Sometimes it can be nice to take a look back at the history of snooker, but most people will turn to the 80’s as the cornerstone of the game’s history, but the game has a far extended history going way back to the mid 1920’s when the first snooker world championship took place.
1927 was one of the most historical years in snookers history when the first snooker world championship was held, although at that time it was known as the professional snooker championship.
The first snooker world championship was organised by the legendary Joe Davis and Bill Camkin the year before the tournament took place in 1926.
The championships were held over several dates and venues, mainly to suit players from different regions of the UK as travel in those days was not quite as easy as it is now!!
Although Davis organised the event, it was consented by the governing body at the time (billiards association and control council) and ran from the 29th November 1926 to May 9th-12th 1927.
The final of the first snooker world championship took place in Camkins hall Birmingham where Joe Davis took the title by 20-11 by beating Tom Dennis over the period of three days.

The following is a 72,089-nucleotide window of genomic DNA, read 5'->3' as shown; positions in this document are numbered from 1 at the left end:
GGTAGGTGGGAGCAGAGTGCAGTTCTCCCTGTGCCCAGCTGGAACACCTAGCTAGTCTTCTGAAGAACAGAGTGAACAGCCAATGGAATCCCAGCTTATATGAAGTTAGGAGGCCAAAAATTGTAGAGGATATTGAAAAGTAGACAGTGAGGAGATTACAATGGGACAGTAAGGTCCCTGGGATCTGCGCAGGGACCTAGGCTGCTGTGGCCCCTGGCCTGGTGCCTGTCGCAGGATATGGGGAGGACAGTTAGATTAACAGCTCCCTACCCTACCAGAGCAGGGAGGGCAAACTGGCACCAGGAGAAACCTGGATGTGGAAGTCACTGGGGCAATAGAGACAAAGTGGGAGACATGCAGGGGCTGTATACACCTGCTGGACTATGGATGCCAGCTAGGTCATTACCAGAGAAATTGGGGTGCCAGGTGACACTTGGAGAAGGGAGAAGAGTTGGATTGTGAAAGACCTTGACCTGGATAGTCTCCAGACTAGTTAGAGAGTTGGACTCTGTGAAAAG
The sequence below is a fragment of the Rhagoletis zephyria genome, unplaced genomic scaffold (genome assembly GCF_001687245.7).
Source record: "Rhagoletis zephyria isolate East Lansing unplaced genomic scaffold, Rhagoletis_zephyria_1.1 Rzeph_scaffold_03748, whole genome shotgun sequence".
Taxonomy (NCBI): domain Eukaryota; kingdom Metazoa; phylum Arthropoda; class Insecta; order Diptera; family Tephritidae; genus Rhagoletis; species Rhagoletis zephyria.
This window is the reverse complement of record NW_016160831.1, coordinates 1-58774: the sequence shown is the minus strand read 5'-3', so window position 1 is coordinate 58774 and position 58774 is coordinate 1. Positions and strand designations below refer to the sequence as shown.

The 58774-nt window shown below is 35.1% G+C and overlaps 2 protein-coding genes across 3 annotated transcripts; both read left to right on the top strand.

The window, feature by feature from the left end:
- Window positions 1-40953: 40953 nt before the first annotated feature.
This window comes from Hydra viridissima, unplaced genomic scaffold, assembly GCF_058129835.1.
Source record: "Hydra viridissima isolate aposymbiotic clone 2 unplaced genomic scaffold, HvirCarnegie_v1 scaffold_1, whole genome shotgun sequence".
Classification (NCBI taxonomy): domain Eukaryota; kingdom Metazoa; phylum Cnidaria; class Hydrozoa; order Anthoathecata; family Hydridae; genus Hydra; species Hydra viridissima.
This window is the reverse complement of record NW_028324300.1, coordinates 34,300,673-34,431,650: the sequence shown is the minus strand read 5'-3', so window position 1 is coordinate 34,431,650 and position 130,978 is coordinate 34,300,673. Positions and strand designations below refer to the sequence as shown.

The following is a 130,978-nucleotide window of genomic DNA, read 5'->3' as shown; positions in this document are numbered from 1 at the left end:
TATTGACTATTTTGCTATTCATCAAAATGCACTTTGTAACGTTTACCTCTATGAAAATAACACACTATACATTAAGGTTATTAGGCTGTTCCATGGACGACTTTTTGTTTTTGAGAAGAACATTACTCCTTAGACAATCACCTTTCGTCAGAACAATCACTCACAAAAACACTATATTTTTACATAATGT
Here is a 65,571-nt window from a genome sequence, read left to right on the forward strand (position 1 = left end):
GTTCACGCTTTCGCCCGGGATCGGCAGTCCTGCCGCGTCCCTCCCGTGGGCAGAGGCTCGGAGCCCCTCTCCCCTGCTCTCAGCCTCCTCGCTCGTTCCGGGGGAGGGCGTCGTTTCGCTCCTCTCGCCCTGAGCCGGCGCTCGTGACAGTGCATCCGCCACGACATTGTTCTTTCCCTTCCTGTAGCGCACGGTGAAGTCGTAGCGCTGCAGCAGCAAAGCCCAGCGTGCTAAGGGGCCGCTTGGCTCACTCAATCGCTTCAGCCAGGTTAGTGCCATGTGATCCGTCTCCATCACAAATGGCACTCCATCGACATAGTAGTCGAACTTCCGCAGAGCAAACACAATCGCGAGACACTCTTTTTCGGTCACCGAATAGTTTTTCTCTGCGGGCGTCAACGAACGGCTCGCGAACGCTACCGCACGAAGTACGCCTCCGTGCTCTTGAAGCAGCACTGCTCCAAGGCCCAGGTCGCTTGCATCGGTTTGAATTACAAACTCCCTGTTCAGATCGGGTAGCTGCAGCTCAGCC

Albert Cope made the highest break of the first snooker world championship which was a break of 60, to which he received a commemorative certificate from BAAC.
Albert Cope’s high break record was not beaten until 1929 where Joe Davis made a break of 61 in the final.
But lets not forget, the game was in its infancy in the 1920’s and only a couple of snooker/billiards clubs existed in the UK. Most tables in fact where kept in homes of the aristocrats of the time, so snooker/billiards was very much an exclusive game, made for the rich.
It wasn’t really until the late 60’s that snooker started to take a foothold when the likes of Alex “hurricane” Higgins came into snooker, to which he had a revolutionary effect on the game and how it was played. Alex made snooker cool and it appealed to a much younger generation of peers.
And comparing snooker in 1926/27 to present is a very hard task, but without such passionate players back in the 1920’s such as Joe Davis, who set up the first snooker world championship, we might not even have the game we love so much today.